Rurally Screwed: My Life Off the Grid with the Cowboy I Love by Jessie Knadler (of the blog Rurally Screwed) – A young Type-A New York magazine editor meets a Montana cowboy and moves to rural Virginia to farm chickens and raise a baby.

 

The Dirty Life: On Farming, Food and Love by Kristin Kimball – A young, female Manhattan journalist ditches the city to start a farm in upstate New York.

 

Made from Scratch: Discovering the Pleasures of a Handmade Life by Jenna Woginrich(of the blog Cold Antler Farm) – A young web designer quits city life to raise sheep on a farm in rural Vermont.

These books are so popular, I think, because they tap into our collective fantasies of simpler, more authentic lives. The out-and-out careerism and partying of the 1990s boomtime seems like a less appealing narrative these days; the idea of a slower, hands-on life (and maybe a cute farmer) is much more in line with the times.

Close cousins of the Career Girl Gone Green Acres genre include Better Living Through Baking (tired/depressed/divorcing woman finds solace in the kitchen – A Homemade Life, My Life From Scratch, and Saved by Cake are all good examples) and the Home & Garden Pastoral (a laid-off/unhappy/overworked women finds joy in home renovation/gardening – check out Slow Love for a prime example).

Do these books speak to you? Or do you miss the Manolos?

 

9 comments to Is “farm lit” the new chick lit?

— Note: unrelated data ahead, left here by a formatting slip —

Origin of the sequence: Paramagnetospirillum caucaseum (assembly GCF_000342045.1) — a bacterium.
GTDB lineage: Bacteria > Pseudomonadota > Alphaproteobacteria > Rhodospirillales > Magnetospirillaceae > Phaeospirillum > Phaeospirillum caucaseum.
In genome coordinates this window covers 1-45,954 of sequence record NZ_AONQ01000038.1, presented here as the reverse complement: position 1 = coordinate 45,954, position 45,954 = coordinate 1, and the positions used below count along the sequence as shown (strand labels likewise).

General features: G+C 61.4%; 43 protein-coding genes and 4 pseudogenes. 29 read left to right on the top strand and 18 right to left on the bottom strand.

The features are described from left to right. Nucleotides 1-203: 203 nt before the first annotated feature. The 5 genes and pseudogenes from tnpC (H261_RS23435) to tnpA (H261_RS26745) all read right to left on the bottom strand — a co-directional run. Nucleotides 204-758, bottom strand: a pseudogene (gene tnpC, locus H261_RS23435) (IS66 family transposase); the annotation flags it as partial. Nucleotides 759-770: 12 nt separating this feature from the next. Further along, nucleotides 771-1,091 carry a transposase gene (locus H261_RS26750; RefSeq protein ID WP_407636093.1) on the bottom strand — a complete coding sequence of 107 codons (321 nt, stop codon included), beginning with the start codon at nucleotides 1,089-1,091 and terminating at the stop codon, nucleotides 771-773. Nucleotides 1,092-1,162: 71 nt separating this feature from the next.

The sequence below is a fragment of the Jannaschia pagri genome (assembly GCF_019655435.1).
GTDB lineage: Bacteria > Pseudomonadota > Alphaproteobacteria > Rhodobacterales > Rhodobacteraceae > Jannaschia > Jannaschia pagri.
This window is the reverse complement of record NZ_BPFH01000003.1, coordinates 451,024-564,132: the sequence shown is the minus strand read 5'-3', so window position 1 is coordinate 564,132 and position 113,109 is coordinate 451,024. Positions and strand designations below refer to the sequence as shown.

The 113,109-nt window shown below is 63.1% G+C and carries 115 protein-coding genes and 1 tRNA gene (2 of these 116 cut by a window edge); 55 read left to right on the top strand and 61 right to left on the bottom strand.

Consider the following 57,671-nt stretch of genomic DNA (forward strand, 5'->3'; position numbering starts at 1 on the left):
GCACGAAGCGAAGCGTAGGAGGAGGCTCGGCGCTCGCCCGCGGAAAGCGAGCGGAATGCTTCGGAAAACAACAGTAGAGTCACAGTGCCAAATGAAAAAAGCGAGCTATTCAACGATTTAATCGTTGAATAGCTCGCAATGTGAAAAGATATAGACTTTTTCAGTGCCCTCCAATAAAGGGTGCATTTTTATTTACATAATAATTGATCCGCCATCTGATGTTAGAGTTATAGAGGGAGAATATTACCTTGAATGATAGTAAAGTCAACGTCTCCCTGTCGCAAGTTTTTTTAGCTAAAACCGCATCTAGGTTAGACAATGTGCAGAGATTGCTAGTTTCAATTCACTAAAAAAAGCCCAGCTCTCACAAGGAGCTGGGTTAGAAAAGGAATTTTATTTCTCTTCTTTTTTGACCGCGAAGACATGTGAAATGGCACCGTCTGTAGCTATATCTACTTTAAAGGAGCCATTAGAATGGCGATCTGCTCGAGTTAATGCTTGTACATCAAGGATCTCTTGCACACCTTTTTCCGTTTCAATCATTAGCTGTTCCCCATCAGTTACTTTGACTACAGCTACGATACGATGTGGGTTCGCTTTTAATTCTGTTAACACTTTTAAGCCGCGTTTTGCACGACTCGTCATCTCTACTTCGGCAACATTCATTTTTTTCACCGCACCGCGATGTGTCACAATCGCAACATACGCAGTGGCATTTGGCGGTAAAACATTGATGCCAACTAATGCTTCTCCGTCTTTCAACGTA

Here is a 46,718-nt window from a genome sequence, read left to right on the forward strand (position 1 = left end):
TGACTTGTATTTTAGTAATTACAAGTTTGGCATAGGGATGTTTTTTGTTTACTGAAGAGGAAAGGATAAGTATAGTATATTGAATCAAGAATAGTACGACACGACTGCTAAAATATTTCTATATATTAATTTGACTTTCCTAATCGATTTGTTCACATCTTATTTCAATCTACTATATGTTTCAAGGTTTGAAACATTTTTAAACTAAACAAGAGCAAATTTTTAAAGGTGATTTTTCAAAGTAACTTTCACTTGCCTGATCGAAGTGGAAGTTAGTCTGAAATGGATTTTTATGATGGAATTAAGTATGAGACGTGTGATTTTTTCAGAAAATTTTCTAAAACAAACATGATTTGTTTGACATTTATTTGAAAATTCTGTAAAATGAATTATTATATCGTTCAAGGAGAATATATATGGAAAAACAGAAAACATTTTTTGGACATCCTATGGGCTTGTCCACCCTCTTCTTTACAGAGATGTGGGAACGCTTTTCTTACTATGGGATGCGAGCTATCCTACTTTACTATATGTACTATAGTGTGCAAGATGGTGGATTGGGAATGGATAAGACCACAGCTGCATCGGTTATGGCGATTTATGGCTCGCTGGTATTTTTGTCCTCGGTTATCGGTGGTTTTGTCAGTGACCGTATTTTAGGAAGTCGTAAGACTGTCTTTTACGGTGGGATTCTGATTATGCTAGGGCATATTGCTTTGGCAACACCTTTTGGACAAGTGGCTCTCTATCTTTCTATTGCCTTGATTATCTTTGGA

• Katy

    I could get into actual farm lit, screwball city chick inherits homestead, finds self torn between saucy younger farmhand and mature, virile rancher… But not so much the memoirs. Really, it’s all about the pretty photographs. Still, I am now inspired to see if I could write farm lit…

    • Emily

      Bet you a million dollars some publishing house is eagerly awaiting pitches for screwball farm lit fiction!

  • Do you think Animal, Vegetable, Miracle started it? I have to admit, although I am not remotely cut out for farm life, I LOVE reading books like these. I’ve added them all to my goodreads list!

    • Emily

      I think you’re totally right. In fact, I think Animal, Vegetable, Miracle has had a huge hand in the whole neo-domesticity/homesteading movement going on right now. I also think I’d be terribly suited for farm life (you can’t sleep until 11 when you have to milk the cows!) but love reading the memoirs. I think it taps into some kind of primal Laura Ingalls Wilder thing…

  • Interesting how many of these titles are sexual puns.

  • I think you are right, or at least i hope so! farm lit really is the new chick lit, because i think the “chick” in pop culture is starting to get her hands a little dirtier. Even Williams-Sonoma has chicken coops and raised-bed garden kits now. Farming on a homestead level is becoming more popular.

    If anyone has any questions about my book or farm life, feel free to holler.

    • Emily

      I’m holding out for an Anthropologie chicken coop ;)

      Seriously, y’all, if you haven’t read it, Jenna’s book is amazing (and I’m sure the second one is too – can’t wait to read)!

  • I wish I had a dollar for every one of these books that have come across my desk in the past four years. I would definitely say that “Animal, Vegetable, Miracle” was one of the first…

  • Katy

    I can see how you linked these books (I just wrote ‘texts’ by mistake, ah university) to chick lit, but on reflection I’m wondering if they aren’t actually cousins of the Tuscan villa repair memoir – with that same fish out of water motif (and with all the othering that implies…